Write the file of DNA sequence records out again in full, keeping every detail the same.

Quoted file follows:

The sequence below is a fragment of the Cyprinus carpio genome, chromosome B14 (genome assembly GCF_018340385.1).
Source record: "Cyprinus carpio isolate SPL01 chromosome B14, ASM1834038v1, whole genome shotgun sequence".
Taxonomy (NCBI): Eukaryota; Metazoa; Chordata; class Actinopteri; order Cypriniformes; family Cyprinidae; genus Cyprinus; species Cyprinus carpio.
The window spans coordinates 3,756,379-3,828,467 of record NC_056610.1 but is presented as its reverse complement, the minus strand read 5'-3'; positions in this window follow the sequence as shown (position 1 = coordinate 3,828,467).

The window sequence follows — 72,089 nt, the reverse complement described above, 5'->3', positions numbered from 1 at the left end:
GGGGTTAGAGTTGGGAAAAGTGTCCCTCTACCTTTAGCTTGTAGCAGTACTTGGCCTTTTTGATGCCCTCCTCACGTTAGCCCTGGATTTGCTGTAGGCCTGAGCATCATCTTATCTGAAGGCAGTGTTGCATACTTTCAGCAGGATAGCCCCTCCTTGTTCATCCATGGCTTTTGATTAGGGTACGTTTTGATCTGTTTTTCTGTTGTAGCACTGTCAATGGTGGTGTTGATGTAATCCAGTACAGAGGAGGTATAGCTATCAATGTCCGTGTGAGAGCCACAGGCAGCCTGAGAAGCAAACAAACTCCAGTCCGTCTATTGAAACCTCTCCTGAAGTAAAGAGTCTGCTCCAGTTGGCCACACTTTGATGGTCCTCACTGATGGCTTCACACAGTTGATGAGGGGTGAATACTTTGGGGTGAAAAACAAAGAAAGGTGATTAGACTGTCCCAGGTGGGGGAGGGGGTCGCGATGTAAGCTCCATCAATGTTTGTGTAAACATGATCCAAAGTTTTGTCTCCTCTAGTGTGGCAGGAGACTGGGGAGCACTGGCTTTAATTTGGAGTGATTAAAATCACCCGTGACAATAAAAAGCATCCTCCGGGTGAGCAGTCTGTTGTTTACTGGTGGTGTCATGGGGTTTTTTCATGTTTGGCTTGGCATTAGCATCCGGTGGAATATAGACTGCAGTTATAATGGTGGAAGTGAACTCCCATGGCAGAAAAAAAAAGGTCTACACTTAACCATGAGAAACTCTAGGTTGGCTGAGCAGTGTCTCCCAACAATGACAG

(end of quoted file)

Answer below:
The sequence below is a fragment of the Cyprinus carpio genome, chromosome B14 (genome assembly GCF_018340385.1).
Source record: "Cyprinus carpio isolate SPL01 chromosome B14, ASM1834038v1, whole genome shotgun sequence".
Taxonomy (NCBI): Eukaryota; Metazoa; Chordata; class Actinopteri; order Cypriniformes; family Cyprinidae; genus Cyprinus; species Cyprinus carpio.
The window spans coordinates 3,756,379-3,828,467 of record NC_056610.1 but is presented as its reverse complement, the minus strand read 5'-3'; positions in this window follow the sequence as shown (position 1 = coordinate 3,828,467).

The window sequence follows — 72,089 nt, the reverse complement described above, 5'->3', positions numbered from 1 at the left end:
GGGGTTAGAGTTGGGAAAAGTGTCCCTCTACCTTTAGCTTGTAGCAGTACTTGGCCTTTTTGATGCCCTCCTCACGTTAGCCCTGGATTTGCTGTAGGCCTGAGCATCATCTTATCTGAAGGCAGTGTTGCATACTTTCAGCAGGATAGCCCCTCCTTGTTCATCCATGGCTTTTGATTAGGGTACGTTTTGATCTGTTTTTCTGTTGTAGCACTGTCAATGGTGGTGTTGATGTAATCCAGTACAGAGGAGGTATAGCTATCAATGTCCGTGTGAGAGCCACAGGCAGCCTGAGAAGCAAACAAACTCCAGTCCGTCTATTGAAACCTCTCCTGAAGTAAAGAGTCTGCTCCAGTTGGCCACACTTTGATGGTCCTCACTGATGGCTTCACACAGTTGATGAGGGGTGAATACTTTGGGGTGAAAAACAAAGAAAGGTGATTAGACTGTCCCAGGTGGGGGAGGGGGTCGCGATGTAAGCTCCATCAATGTTTGTGTAAACATGATCCAAAGTTTTGTCTCCTCTAGTGTGGCAGGAGACTGGGGAGCACTGGCTTTAATTTGGAGTGATTAAAATCACCCGTGACAATAAAAAGCATCCTCCGGGTGAGCAGTCTGTTGTTTACTGGTGGTGTCATGGGGTTTTTTCATGTTTGGCTTGGCATTAGCATCCGGTGGAATATAGACTGCAGTTATAATGGTGGAAGTGAACTCCCATGGCAGAAAAAAAAAGGTCTACACTTAACCATGAGAAACTCTAGGTTGGCTGAGCAGTGTCTCCCAACAATGACAG